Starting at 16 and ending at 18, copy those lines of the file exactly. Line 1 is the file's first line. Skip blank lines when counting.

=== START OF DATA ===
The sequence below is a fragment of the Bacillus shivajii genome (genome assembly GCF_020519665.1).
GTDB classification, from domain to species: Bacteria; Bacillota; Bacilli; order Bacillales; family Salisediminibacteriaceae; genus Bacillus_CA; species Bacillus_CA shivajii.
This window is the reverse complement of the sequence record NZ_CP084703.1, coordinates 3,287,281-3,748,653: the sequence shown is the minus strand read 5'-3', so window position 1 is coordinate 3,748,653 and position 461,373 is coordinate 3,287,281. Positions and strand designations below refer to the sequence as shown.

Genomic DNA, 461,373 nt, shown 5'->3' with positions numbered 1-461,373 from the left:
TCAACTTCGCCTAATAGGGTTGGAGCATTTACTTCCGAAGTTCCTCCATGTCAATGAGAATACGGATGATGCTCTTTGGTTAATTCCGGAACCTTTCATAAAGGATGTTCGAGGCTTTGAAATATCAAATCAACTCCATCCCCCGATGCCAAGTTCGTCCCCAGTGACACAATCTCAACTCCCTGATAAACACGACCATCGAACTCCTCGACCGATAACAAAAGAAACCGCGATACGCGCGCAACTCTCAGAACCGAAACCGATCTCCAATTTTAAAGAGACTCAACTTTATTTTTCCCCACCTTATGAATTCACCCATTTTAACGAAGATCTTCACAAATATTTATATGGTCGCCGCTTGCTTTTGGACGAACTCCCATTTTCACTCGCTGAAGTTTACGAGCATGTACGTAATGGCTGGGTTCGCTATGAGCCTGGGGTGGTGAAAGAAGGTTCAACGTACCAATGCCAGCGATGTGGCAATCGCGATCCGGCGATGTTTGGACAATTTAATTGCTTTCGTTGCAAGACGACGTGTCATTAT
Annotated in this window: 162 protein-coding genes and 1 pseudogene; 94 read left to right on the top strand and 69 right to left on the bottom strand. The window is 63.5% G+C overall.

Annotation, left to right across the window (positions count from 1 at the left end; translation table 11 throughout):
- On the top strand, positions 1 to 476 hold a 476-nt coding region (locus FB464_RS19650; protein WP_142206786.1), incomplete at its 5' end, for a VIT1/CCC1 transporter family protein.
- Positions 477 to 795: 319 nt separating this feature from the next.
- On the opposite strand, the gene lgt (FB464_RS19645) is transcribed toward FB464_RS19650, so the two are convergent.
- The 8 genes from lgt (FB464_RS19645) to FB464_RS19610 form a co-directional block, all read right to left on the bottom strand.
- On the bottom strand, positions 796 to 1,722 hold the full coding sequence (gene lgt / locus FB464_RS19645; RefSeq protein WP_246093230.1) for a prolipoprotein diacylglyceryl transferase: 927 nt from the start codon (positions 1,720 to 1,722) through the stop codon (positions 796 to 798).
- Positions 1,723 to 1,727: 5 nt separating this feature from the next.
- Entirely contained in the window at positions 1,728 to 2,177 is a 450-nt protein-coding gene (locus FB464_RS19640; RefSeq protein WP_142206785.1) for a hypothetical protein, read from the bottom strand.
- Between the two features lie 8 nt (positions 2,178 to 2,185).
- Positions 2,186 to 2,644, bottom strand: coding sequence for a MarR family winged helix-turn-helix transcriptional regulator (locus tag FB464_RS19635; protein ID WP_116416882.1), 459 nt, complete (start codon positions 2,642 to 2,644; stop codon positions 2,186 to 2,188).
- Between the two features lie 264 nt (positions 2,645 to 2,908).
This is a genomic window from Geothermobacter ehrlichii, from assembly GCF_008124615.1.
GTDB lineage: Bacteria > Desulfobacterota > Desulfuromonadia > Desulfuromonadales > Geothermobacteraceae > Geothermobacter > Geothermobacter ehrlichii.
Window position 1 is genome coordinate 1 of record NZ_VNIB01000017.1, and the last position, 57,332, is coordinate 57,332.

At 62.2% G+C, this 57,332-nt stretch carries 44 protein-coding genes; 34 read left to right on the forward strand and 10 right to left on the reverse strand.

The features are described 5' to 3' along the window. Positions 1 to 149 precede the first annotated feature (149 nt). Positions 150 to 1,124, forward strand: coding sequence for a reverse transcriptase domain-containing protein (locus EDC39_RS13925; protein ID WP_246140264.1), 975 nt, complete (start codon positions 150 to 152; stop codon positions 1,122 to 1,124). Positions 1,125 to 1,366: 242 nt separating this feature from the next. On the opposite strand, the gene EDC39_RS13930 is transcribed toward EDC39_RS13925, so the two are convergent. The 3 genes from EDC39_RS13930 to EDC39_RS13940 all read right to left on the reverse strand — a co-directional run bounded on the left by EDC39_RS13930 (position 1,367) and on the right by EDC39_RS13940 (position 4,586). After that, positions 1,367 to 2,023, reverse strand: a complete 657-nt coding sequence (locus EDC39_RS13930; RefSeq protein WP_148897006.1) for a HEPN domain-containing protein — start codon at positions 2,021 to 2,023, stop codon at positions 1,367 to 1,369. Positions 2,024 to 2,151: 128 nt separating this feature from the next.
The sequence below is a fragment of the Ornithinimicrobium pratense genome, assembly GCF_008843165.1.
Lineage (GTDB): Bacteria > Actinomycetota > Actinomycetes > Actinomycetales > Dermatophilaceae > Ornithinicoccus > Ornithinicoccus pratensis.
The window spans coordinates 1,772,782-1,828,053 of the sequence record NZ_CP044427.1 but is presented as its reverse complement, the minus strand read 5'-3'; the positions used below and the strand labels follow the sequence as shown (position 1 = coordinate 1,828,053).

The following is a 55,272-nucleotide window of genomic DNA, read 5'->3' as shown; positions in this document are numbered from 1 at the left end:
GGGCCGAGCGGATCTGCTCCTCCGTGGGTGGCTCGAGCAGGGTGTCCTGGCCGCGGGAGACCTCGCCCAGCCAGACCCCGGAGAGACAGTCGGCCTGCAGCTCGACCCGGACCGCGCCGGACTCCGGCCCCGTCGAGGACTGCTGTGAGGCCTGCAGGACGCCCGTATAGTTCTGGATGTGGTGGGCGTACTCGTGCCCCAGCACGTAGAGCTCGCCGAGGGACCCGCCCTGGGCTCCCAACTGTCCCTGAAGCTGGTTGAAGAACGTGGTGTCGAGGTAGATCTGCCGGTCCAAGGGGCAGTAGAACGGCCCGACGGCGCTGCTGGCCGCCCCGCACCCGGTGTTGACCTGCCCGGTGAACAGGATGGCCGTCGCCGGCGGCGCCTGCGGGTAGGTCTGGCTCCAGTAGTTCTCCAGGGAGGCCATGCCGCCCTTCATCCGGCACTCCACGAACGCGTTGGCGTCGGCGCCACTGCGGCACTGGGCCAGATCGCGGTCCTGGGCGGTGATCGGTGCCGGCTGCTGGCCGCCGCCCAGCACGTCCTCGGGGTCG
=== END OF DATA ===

- Positions 2,186 to 2,644, bottom strand: coding sequence for a MarR family winged helix-turn-helix transcriptional regulator (locus tag FB464_RS19635; protein ID WP_116416882.1), 459 nt, complete (start codon positions 2,642 to 2,644; stop codon positions 2,186 to 2,188).
- Between the two features lie 264 nt (positions 2,645 to 2,908).
This is a genomic window from Geothermobacter ehrlichii, from assembly GCF_008124615.1.